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Chickadee tax check-off donations continues downward trend in 2018

  • 1/21/2020 2:07:00 PM
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Last year, more than 7,200 Iowa taxpayers helped boost wildlife conservation with donations to the Fish and Wildlife Fund on their state tax form, which is roughly 300 fewer donors than in 2017. Donors represent about 0.5 percent of total tax payers in Iowa.

“We are so thankful to all the people who choose to donate to wildlife conservation with their tax refunds,” said Stephanie Shepherd, wildlife biologist with the Iowa Department of Natural Resources Wildlife Diversity Program. “Those contributions go directly to habitat development and restoration programs that are so important for natural resources and for some of Iowa’s most vulnerable animal species.”

The Fish and Wildlife Fund, known popularly as the “Chickadee Check-off,” is a mechanism the Iowa Legislature created in the 1980s for Iowa citizens to donate to wildlife conservation on the Iowa state tax form. Before this time, so called “non-game” wildlife had no dedicated funding.  Non-game wildlife is the more than 1,000 species of songbirds, bald eagles, salamanders, turtles, monarchs and bees and more that make up the majority of wildlife in Iowa.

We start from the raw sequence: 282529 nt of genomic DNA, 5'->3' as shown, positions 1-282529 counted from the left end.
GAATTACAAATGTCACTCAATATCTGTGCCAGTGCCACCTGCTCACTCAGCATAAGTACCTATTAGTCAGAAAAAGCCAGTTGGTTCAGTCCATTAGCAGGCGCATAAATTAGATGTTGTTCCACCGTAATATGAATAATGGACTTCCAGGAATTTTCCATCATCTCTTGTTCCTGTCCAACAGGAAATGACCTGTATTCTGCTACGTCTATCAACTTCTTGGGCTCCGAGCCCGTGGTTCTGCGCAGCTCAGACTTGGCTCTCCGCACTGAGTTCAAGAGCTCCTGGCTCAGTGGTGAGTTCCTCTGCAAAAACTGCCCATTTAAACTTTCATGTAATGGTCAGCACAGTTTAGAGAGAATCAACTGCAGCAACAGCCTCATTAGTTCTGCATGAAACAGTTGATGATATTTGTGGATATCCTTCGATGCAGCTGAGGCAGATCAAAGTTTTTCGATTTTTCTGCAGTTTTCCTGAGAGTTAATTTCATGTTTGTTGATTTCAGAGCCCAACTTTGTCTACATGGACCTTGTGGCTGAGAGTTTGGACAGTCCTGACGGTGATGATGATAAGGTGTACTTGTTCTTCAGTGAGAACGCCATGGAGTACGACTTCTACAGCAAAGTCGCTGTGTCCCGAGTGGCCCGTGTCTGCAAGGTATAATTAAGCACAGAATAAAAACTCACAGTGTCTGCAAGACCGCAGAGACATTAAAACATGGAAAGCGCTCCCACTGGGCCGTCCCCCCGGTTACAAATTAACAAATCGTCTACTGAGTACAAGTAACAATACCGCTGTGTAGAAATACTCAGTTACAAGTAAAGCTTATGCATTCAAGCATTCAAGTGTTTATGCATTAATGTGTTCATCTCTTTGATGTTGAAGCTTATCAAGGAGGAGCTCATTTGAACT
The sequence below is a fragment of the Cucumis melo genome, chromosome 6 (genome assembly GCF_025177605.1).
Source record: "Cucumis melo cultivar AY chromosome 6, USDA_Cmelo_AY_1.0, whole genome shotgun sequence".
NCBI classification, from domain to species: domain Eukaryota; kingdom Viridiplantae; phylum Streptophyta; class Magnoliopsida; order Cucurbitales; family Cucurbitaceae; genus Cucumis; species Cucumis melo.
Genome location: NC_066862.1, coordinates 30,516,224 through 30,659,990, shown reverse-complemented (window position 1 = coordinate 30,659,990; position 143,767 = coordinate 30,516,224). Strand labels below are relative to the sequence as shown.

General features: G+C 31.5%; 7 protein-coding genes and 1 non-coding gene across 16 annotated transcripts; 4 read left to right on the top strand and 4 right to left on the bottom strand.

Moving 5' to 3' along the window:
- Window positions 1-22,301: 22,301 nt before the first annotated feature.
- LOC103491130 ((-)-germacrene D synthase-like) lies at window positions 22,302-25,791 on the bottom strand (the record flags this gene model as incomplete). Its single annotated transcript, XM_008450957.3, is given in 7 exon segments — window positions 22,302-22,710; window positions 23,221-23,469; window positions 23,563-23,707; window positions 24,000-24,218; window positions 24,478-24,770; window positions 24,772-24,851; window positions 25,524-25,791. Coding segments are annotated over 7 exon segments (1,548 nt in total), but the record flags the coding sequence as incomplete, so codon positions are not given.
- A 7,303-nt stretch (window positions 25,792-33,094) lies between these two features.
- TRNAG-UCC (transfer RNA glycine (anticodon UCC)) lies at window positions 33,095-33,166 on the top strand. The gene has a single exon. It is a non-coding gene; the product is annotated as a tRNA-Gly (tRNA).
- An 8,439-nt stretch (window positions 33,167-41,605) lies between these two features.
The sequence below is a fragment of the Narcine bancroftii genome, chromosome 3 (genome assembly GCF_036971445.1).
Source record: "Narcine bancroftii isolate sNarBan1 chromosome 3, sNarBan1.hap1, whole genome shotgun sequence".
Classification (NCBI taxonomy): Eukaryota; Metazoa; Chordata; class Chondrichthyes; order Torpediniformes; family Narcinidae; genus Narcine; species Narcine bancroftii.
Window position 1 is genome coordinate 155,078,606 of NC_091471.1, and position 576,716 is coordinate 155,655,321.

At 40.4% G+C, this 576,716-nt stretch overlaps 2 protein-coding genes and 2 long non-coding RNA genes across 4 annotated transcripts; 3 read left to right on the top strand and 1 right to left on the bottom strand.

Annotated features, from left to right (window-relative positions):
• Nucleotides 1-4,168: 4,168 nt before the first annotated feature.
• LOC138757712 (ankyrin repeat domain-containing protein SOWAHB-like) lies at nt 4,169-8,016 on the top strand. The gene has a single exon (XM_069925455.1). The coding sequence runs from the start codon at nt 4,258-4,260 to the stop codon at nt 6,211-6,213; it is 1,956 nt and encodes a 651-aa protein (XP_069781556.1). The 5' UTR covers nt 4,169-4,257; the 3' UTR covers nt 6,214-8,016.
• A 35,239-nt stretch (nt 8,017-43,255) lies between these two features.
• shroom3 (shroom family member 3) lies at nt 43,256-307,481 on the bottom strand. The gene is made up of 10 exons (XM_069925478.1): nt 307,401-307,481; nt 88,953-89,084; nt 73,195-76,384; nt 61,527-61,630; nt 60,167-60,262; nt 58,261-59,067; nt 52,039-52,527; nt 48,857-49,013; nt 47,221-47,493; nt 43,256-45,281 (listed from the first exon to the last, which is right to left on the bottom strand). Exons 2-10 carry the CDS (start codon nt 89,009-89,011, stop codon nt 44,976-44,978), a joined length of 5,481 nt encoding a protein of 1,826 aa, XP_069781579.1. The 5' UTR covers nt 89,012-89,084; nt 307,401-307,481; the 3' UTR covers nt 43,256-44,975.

It is one of the only funding sources for the Department of Natural Resources’ Wildlife Diversity Program which is responsible for all these species.  Those funds help improve wildlife habit, restore native wildlife, provide opportunities for citizens to learn about our natural resources and much more.

Iowans donated roughly $140,000 last spring when completing their 2018 tax forms which is a little more than $8,000 less than the previous two years. This translates to an average gift of $19.24 per donor.

“The tax check-off line is pretty inconspicuous and can be easy to miss. Many tax preparers may not remember to ask whether a client wants to donate,” said Shepherd. “It may be up to the taxpayer to remind their preparer, or make a point of looking for it whether they are doing their form on paper or electronically.”

Once you find the check-off, donating is easy, according to Shepherd: simply write the amount to donate next to the Fish and Wildlife Check-Off, line 57 on Form 1040, and the sum is either automatically deducted from the refund or added to the amount owed.

“If every Iowa taxpayer donated just $1, it would mean $1.5 million for wildlife and natural resource conservation!” said Shepherd.